25. 25. • Nvivo – from QSR • Atlas-ti – from Scientific Software development GMbH • MAXQDA – from VERBI • Leximancer • Excel – Part of MS Windows • Many tools out there – some open source e.g. RQDA • None analyse the data – just help organise!! Language-based analysis tools
  26. 26. Practical: Thematic analysis and ‘coding’
  27. 27. • Look at the source material given • Decide on your coding approach • Start to code the text using the highlighter pens • Write a list of the codes you have identified • Feed back to the wider group • Compare Individually (5 minutes)
  28. 28. Presentation: Outputs of language-based analysis
  29. 29. • If you ask for feedback you should act on it • Pick the areas you can respond to • Offer a strategy for dealing with them • Don’t ask if you don’t want to hear the answer • “You said – we did” campaign • #YouSaidWeDid • Based on NSS feedback Feedback loop
  30. 30. • Reports look good with a few numbers in! • Think about key stats from your project:  How many data sources?  When were they collected?  How many participants?  What percentage of overall participants was this?  Answers to any yes/no questions? • Bar and pie charts • Graphs and sparklines • Tables Combining with numbers
  31. 31. • Placing data in a visual context • Helps users understand the significance of the data • Want users to think about substance rather than methodology • Use the art of comparison: time-series, ranking, ratios, deviation, frequency, correlation, geographical location • Dangers of spurious accuracy – avoid 34.567%, use about a third • Think about story telling approaches Data visualisation with numbers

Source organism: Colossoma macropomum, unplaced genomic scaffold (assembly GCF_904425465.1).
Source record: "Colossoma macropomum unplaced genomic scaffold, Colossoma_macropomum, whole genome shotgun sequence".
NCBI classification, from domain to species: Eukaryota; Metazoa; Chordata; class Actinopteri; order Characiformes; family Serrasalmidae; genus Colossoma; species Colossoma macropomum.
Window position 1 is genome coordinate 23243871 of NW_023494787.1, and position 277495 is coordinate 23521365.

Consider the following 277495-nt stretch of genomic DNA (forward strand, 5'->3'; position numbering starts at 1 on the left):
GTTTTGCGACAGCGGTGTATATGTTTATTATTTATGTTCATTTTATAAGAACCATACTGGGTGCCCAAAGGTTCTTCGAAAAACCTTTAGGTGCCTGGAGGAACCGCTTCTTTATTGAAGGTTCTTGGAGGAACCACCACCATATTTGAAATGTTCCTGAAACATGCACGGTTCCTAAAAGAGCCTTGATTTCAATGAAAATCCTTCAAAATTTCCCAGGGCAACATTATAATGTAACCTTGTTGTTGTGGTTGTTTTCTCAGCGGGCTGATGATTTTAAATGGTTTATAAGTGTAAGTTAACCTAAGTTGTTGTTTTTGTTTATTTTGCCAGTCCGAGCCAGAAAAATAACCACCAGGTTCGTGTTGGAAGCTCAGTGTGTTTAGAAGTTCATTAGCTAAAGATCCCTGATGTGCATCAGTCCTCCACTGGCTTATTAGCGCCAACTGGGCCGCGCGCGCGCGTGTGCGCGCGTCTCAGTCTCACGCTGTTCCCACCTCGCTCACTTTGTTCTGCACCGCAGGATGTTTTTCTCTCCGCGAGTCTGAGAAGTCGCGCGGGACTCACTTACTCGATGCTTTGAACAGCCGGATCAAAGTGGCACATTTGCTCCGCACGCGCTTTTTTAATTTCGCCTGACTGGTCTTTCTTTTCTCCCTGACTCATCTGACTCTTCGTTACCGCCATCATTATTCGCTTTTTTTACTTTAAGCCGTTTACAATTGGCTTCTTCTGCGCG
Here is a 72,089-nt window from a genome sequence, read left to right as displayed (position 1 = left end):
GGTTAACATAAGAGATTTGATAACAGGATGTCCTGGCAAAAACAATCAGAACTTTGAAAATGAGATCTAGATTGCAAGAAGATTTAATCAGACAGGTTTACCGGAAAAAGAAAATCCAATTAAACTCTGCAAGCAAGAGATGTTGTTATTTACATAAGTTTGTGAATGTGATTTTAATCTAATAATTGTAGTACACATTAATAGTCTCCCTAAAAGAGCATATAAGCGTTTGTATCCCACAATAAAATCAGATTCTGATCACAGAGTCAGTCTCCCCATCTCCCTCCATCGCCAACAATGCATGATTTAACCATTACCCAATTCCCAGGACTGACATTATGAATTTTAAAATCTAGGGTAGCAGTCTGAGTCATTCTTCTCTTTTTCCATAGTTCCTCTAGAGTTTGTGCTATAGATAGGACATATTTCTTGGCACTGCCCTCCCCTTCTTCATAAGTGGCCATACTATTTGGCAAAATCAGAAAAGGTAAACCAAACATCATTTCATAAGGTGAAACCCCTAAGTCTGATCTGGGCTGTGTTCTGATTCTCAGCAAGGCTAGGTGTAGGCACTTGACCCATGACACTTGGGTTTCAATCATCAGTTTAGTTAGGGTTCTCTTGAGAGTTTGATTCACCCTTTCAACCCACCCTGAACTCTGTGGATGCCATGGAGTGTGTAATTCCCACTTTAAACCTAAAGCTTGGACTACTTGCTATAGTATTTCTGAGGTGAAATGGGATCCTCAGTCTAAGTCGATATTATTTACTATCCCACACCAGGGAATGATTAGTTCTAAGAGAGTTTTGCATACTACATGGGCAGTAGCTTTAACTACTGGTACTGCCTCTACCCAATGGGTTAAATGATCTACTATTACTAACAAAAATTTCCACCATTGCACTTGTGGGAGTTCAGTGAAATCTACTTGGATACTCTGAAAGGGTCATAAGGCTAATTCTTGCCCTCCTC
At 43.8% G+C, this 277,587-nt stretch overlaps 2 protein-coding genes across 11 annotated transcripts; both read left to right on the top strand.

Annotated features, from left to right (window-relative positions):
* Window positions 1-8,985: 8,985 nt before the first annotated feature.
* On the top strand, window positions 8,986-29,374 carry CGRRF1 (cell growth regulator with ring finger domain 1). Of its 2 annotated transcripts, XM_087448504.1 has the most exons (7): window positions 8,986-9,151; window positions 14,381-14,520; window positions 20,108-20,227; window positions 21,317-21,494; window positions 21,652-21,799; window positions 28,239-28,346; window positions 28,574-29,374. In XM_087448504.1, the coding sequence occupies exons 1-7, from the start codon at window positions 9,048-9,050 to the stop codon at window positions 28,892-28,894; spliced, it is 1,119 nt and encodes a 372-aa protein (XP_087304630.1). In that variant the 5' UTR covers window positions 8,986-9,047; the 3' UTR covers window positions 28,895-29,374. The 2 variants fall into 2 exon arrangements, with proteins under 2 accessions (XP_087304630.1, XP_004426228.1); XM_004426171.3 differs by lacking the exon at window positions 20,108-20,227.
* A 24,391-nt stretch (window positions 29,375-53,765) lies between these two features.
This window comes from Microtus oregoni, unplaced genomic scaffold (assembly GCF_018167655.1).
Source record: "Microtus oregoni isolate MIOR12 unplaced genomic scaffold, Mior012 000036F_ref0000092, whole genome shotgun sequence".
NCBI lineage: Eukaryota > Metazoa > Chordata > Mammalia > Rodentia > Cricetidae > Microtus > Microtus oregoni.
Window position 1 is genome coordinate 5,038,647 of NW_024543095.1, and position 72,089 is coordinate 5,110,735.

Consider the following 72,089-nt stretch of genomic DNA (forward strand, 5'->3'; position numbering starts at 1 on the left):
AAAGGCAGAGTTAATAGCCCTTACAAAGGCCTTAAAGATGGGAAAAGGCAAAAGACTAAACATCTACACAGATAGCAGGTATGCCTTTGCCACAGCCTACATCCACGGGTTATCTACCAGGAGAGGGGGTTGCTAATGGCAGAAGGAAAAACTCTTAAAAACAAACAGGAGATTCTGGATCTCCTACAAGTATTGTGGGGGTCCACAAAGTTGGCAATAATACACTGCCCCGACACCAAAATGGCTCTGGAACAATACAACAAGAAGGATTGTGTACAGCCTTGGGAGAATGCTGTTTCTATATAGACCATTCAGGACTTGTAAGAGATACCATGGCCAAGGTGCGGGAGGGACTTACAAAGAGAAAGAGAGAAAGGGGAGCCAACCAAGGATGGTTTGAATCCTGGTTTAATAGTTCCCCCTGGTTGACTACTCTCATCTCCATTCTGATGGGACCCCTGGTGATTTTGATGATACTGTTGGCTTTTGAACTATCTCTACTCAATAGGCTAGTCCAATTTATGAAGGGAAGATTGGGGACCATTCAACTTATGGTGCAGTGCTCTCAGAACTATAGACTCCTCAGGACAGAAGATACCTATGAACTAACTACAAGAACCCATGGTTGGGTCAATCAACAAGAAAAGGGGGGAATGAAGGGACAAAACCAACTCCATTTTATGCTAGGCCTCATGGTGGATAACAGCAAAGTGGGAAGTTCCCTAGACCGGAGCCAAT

32. 32. • Think about story telling approaches • Word tags, bubble clouds, tree maps • Word counts • Venn diagrams • Cluster analysis • Using quotes • Using photos and icons Data visualisation with words Data-Visualization
  33. 33. • Infographics Side by side
  34. 34.  Where do students need extra help and support?  What are students really dissatisfied with?  How can we engage our learners better in discussions about technology? Jisc Student Digital Experience Tracker Go to Sign up to participate A survey of students' expectations and experiences of technology
  35. 35. Resources
  36. 36. • Thematic analysis: • An introduction to Codes and Coding - . binaries/24614_01_Saldana_Ch_01.pdf • HEA PTES survey responses • Data visualisation beyond numbers: qualitative-data-visualization/ • Visualising data: • Thematic coding – video with Graham Gibbs • Better Evaluation – thematic coding: Useful resources
  37. 37. • All images from:  Pixabay – CC0 -  or author’s own  Or url given Credits
  38. 38. +44 (0) 1452 557050 © The Quality Assurance Agency for Higher Education 2017 Registered charity numbers: 1062746 and SC037786 Thank you